THE son of one of America’s most feared mob bosses has revealed what life was like growing up in a Mafia family.
John Gotti Jr, the son of John Gotti Senior who ran arguably the US’s most powerful crime syndicate in the 1980s, has given a unique insight in a new History UK documentary.
Gotti’s gangster dad became the boss of Ney York City’s infamous Gambino crime family in December 1985.
The mobster made hundreds of millions of dollars a year from hijacking, loan sharking, racketeering, drug trafficking, bookmaking, prostitution, illegal gambling, extortion, pornography, prostitution and other criminal activities.
He managed to evade guilty verdicts in court for years and eventually earned the nickname The Teflon Don because prosecutors failed to make criminal charges stick.
In 1992 Gotti was finally locked up and went on to spend the majority of his life in effective solitary confinement, only allowed out his cell for an hour a day.
He has been jailed for a string of offences, including five murders.
And I watched all the people come and go every day, gravitate to him and circle around him, and want to please him.
The crime boss died in 2002 aged 61 after being diagnosed with throat cancer.
Now his son has spoken out in a series about his life in the Mafia family, which inspired TV shows like the Sopranos.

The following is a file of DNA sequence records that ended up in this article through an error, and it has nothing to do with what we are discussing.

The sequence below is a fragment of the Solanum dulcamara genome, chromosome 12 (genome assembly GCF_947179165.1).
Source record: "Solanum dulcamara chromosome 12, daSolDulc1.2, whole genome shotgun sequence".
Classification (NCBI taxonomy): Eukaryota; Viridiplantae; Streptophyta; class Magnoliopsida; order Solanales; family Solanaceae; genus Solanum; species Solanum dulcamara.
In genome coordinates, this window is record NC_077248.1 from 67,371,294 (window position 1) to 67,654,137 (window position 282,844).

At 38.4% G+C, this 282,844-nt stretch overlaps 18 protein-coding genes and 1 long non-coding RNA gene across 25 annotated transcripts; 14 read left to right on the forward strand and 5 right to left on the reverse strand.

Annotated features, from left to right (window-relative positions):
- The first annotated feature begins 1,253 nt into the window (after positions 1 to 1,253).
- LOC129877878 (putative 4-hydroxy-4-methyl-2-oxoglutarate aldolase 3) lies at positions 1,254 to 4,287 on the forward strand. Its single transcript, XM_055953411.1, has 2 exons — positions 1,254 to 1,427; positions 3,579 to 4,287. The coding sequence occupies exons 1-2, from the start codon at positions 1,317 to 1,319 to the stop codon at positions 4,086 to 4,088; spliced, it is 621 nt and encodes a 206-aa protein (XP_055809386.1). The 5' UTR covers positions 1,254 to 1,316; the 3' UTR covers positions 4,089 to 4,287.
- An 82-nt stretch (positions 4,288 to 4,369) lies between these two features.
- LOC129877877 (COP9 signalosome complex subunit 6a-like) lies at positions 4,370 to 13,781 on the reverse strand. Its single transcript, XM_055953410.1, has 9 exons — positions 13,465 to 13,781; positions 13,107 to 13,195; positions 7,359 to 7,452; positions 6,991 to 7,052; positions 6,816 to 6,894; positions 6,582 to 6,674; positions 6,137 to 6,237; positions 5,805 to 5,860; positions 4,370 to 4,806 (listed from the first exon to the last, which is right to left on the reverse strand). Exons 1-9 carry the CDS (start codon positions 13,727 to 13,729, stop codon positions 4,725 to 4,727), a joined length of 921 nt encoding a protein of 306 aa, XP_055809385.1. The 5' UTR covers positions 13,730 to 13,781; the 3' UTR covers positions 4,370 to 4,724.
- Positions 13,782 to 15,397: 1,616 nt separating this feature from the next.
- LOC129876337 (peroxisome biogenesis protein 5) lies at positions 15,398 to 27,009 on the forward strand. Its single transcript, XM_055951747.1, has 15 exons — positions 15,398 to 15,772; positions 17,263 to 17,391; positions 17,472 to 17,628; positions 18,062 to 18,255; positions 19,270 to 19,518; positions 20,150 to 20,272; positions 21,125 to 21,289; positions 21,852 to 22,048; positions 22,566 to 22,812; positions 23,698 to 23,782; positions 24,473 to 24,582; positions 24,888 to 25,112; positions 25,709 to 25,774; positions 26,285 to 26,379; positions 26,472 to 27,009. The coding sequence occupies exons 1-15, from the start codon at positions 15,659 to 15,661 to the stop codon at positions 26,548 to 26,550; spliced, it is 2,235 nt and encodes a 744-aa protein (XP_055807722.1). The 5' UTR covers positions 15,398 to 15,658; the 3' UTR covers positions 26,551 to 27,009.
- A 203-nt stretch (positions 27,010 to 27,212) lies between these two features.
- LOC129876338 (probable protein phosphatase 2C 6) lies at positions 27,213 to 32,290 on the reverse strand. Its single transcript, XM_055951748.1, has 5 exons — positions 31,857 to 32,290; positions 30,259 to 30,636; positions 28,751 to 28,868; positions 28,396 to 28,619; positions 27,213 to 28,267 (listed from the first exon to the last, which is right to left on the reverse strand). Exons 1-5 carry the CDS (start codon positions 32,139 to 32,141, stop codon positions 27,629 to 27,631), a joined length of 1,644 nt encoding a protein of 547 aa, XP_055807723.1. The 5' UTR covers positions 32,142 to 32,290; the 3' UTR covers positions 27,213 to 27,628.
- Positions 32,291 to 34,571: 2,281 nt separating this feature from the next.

Gotti Jr, 55, said: “From the time I was, you know I guess up until I was 13 and my father had done about nine years in prison.
“You know, all your friends their fathers are around and active in their lives, but, you know my father was, for the most part, absent.
“The kids would giggle and say, you know, you don’t have a father. Your father’s not coming home.
TEASED ABOUT HIS JAILED DAD
“Yeah your mother’s a single parent. I’d go home and I would share that with my mother.
“Bless her heart, my mother, love her to death rollers in her hair, slippers on, Vicki Gotti walking down the block, and call out the parent.
“My mother protected us like a fierce mother bear. But she made our home probably as normal as possible.”
He told documentary makers how his father had an “intoxicating”, confident personality.
He said: “It’s intoxicating. My father’s charisma was, on a scale of one to 10, it was 11.
“And I watched all the people come and go every day, gravitate to him and circle around him, and want to please him.
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“I just wanted to be like him. Most sons aspire to be like their father in some way, shape or form.
“If my father had told me, John we’re butchers. That’s who we are, so go get a smock.
“And I would put my smock on, I would tie it in the back and I would start cutting the meat.”
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